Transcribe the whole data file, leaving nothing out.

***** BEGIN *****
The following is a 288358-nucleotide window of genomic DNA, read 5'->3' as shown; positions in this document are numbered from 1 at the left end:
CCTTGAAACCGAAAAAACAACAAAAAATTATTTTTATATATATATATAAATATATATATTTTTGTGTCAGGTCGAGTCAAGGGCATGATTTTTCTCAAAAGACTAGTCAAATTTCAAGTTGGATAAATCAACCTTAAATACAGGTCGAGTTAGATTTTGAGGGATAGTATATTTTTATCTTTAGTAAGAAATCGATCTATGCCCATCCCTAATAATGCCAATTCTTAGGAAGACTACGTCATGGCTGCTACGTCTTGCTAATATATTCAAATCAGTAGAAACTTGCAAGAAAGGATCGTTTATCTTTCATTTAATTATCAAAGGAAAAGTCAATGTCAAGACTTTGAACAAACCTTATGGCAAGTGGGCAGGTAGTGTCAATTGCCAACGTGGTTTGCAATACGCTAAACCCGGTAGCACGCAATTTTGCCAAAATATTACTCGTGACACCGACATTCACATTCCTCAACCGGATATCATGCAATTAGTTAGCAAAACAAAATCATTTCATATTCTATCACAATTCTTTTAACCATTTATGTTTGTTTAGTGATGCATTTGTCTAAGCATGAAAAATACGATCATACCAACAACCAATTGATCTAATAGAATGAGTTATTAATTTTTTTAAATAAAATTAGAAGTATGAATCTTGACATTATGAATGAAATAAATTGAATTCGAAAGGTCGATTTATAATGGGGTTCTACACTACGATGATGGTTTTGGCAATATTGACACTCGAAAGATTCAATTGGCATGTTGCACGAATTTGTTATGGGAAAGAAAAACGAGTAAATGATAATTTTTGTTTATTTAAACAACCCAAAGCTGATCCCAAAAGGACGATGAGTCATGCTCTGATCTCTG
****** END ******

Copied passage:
The following is a 288358-nucleotide window of genomic DNA, read 5'->3' as shown; positions in this document are numbered from 1 at the left end:
CCTTGAAACCGAAAAAACAACAAAAAATTATTTTTATATATATATATAAATATATATATTTTTGTGTCAGGTCGAGTCAAGGGCATGATTTTTCTCAAAAGACTAGTCAAATTTCAAGTTGGATAAATCAACCTTAAATACAGGTCGAGTTAGATTTTGAGGGATAGTATATTTTTATCTTTAGTAAGAAATCGATCTATGCCCATCCCTAATAATGCCAATTCTTAGGAAGACTACGTCATGGCTGCTACGTCTTGCTAATATATTCAAATCAGTAGAAACTTGCAAGAAAGGATCGTTTATCTTTCATTTAATTATCAAAGGAAAAGTCAATGTCAAGACTTTGAACAAACCTTATGGCAAGTGGGCAGGTAGTGTCAATTGCCAACGTGGTTTGCAATACGCTAAACCCGGTAGCACGCAATTTTGCCAAAATATTACTCGTGACACCGACATTCACATTCCTCAACCGGATATCATGCAATTAGTTAGCAAAACAAAATCATTTCATATTCTATCACAATTCTTTTAACCATTTATGTTTGTTTAGTGATGCATTTGTCTAAGCATGAAAAATACGATCATACCAACAACCAATTGATCTAATAGAATGAGTTATTAATTTTTTTAAATAAAATTAGAAGTATGAATCTTGACATTATGAATGAAATAAATTGAATTCGAAAGGTCGATTTATAATGGGGTTCTACACTACGATGATGGTTTTGGCAATATTGACACTCGAAAGATTCAATTGGCATGTTGCACGAATTTGTTATGGGAAAGAAAAACGAGTAAATGATAATTTTTGTTTATTTAAACAACCCAAAGCTGATCCCAAAAGGACGATGAGTCATGCTCTGATCTCTG